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Monday, December 22, 2014


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Happy hours


From Irish bricks to lethal Long Islands, East Lansing's bars are lively until last call




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Students enjoy drinks and warm weather April 2, 2014 at Dublin Square. Allison Brooks/The State News



A night out in East Lansing can mean anything from a escape to Ireland to Long Island Iced Teas strong enough to keep customers buzzing all night.

It can mean belting out show tunes to a crowded room or munching on salty crack fries that are as addicting as the name implies.

Some of the city’s watering holes have been standing for decades. Others opened their doors just in time for this year’s Rose Bowl viewing parties.

But with traditions old and new, the East Lansing bar scene has remained an integral part of student culture.

The luck of the Irish

MSU boasts some of the best study abroad programs in the country, but not every student can afford a trip overseas.

Fortunately, a trip to Dublin Square Irish Pub likely won’t break the bank, and might be a worthy compromise — after all, it’s been serving all things Irish since St. Patrick’s Day in 2007.

Formerly the East Lansing post office, the 72-year-old building has served students for quite some time.

When breaking ground for the pub, the owner decided he wanted to make an authentic Irish environment a priority, said Dublin General Manager Rick Sauer.

“This is real Irish wood,” he explained, knocking his knuckles on the mahogany bar.

Students enjoying half-off Wednesdays likely don’t know that the bar itself and some of the walls were originally constructed in Ireland. The original bar was taken apart, shipped to East Lansing and reassembled.

So naturally, it’s become the primary St. Patrick’s Day destination for students and residents alike. By 7 a.m. this year, there were roughly 250 students anxiously waiting in line to celebrate the holiday.

“It was a blast,” Sauer said. “We dress up for (St. Patrick’s Day) every day of the year — we’re ready for it.”

Business junior Jake Sterling said Dublin is his favorite bar in town because of its specials and a fun atmosphere that still manages to be upscale.

“The DJ is a lot better than most bars,” Sterling said.“The deals are great and it’s a lot classier than most of the (other) bars here.”

30 years of karaoke

The walls are covered in ink, there are students sharing large buckets of beer and the room echoes with the sounds of tipsy karaoke singers: welcome to Crunchy’s.

Even with a rich 31-year history, Crunchy’s has managed to be progressive.

It became a destination for unique craft beer brews since the late 1990s and was the first establishment in East Lansing to do so. In fact, Crunchy’s owners were some of the first to catch on to the growing craft beer industry in Michigan.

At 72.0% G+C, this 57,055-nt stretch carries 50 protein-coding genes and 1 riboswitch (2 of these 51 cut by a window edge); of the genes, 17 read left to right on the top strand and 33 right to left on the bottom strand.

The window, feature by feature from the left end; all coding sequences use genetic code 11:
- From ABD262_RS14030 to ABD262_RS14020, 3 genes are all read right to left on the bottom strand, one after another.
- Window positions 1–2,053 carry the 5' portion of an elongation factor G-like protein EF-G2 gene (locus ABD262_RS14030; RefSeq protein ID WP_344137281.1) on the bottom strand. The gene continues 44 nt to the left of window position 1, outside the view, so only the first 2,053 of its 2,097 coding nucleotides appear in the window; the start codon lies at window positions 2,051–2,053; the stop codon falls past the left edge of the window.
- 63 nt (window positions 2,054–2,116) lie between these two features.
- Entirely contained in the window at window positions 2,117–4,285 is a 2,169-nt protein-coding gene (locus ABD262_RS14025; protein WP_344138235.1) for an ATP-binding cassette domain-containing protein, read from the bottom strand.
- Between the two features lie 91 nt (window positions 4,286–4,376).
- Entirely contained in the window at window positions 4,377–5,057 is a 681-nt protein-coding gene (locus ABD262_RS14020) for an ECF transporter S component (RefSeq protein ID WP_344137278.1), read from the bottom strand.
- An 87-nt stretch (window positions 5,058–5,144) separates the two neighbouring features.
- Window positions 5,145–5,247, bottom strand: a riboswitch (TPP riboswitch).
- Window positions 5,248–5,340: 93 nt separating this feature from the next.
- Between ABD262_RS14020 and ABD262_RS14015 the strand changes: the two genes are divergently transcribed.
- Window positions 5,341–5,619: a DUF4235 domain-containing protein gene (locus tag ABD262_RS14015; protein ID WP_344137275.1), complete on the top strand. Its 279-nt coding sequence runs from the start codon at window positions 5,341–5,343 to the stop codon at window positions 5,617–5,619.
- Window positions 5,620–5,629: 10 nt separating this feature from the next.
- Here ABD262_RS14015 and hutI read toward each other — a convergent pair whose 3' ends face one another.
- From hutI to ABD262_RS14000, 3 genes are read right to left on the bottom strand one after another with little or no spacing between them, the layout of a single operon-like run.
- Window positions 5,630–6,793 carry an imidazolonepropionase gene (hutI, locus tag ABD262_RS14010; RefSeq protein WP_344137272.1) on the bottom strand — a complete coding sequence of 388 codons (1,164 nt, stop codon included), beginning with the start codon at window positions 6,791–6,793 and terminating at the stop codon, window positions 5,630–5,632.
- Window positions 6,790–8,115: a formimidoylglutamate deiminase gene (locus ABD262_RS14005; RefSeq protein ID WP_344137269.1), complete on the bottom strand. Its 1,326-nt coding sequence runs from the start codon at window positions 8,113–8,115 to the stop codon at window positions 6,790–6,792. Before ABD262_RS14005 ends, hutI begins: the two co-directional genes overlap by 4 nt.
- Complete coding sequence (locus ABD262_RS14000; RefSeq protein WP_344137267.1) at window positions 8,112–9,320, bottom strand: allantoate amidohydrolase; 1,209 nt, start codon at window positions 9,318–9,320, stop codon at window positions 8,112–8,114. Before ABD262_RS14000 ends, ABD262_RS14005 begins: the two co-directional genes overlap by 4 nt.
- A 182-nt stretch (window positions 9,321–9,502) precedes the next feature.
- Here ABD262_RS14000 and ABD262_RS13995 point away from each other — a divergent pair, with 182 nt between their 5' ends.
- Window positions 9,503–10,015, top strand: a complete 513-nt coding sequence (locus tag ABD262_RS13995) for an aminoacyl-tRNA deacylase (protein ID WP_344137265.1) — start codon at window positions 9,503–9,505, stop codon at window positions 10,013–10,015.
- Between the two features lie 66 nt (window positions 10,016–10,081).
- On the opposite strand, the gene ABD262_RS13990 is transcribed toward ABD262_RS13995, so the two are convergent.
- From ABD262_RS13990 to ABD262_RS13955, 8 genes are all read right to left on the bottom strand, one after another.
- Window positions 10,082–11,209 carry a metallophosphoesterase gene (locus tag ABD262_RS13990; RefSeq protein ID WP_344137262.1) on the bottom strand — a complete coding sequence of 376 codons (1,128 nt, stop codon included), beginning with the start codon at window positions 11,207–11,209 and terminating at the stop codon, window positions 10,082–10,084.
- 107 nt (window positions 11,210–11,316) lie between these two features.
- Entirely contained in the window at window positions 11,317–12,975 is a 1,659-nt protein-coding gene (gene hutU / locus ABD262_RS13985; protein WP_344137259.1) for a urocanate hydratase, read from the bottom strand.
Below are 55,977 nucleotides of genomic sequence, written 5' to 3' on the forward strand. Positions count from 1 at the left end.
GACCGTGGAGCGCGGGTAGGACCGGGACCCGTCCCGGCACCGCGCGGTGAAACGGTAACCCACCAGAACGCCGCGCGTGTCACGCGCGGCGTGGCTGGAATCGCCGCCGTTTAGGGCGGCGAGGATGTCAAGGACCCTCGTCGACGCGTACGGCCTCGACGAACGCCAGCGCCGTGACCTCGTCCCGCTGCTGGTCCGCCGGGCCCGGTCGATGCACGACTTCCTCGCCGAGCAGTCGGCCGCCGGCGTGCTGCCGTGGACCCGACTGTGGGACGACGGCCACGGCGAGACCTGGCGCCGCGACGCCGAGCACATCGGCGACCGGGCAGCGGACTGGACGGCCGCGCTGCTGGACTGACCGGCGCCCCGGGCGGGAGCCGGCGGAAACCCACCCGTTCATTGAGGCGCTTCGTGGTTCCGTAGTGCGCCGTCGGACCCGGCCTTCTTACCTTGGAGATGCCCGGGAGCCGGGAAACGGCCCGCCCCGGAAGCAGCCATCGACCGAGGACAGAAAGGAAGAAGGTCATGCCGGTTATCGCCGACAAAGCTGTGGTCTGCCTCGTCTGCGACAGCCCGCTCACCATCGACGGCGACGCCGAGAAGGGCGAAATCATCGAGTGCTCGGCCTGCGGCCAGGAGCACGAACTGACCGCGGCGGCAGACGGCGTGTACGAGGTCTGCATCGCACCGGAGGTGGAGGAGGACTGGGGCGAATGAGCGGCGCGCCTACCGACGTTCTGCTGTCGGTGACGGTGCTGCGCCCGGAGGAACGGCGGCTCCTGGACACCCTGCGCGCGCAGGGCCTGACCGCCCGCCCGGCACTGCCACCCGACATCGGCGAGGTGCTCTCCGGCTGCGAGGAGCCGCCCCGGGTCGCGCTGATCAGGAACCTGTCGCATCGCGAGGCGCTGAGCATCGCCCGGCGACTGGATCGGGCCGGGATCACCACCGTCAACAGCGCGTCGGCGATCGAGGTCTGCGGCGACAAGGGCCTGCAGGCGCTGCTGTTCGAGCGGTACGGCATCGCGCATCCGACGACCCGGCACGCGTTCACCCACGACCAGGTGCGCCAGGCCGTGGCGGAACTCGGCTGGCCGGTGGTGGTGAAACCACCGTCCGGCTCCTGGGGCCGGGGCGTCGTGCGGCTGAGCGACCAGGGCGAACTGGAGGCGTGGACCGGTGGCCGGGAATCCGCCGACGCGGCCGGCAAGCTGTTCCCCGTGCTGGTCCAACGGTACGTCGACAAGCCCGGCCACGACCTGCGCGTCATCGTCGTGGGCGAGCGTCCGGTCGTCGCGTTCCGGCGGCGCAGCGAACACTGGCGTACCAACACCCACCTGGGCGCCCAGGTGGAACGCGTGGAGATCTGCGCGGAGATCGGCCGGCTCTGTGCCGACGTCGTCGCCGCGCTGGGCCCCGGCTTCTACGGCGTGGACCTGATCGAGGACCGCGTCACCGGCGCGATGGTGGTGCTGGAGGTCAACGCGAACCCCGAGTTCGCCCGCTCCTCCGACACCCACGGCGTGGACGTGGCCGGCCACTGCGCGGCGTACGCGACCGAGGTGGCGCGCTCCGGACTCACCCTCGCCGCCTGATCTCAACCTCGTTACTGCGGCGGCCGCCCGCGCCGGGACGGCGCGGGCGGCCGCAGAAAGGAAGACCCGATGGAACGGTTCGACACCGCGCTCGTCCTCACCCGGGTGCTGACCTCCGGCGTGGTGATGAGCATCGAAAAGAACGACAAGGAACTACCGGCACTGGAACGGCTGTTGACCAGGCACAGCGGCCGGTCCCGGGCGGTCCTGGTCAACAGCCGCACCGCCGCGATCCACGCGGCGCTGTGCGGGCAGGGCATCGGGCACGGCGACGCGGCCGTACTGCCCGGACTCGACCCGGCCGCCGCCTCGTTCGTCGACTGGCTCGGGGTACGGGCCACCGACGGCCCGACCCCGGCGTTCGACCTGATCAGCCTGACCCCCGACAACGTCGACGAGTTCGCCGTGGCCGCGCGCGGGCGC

“We had the foresight to see the potential growth in the industry,” Crunchy’s General Manager Mike Krueger previously told The State News. “It was a step towards changing Crunchy’s focus and creating a new niche for the business while supporting Michigan businesses and educating our customers about craft beer.”

Last spring, Complex Magazine named Crunchy’s No. 6 on its list of the 25 Best College Campus Bars.

What sticks out the most about Crunchy’s is still the tradition of tone-deaf karaoke performances on weekends, bartender Scott Pagel said.

“You’ll see people that have been coming in for thirty years, since we’ve opened, who still come back every week to sing karaoke every weekend,” Pagel said. “The types of songs will vary from Disney songs to Shaggy. It goes all across the board.”

Marketing senior Carson Lo said he loves the environment at Crunchy’s.

“There’s definitely no other bar in East Lansing quite similar to (it),” he said. “It’s a homey type, a hole-in-the-wall joint that everyone loves, (so) it’s not actually a hole in the wall.”

Lo said the Crunchy’s regulars remind him of the 90s sitcom “Cheers.”

“It’s a bar where everyone comes back weekly,” Lo said. “The karaoke atmosphere is wild but no one really judges and everyone has a great time. And the good food and beer are definitely a bonus.”

Brewing up business

With an indoor capacity of 500, a patio that holds 150 more and a downstairs dance venue, Harper’s Restaurant and Brewpub is one of East Lansing’s largest bars.

Every week, hundreds of students gather in Harpers for a night of entertainment, said manager Mike White.

“When you walk into a bar this large and it is just packed to the rim, you know you’re getting yourself into something that no other bar can give you in East Lansing,” he said.

During game days, students gather around a video wall containing numerous TVs and two projectors to cheer on the Spartans or other Michigan sports teams.

Other nights, students are amused by the various live music performances, disc jockeys or the homemade beer — Harper’s has East Lansing’s original brewpub, which produces six homemade beers.

“From what I’ve heard, Spartan Wheat is one of the most well-known beers on campus,” White said. “If you go to the bars throughout your college years, it’s impossible to make it out without knowing or trying once what Spartan Wheat is.”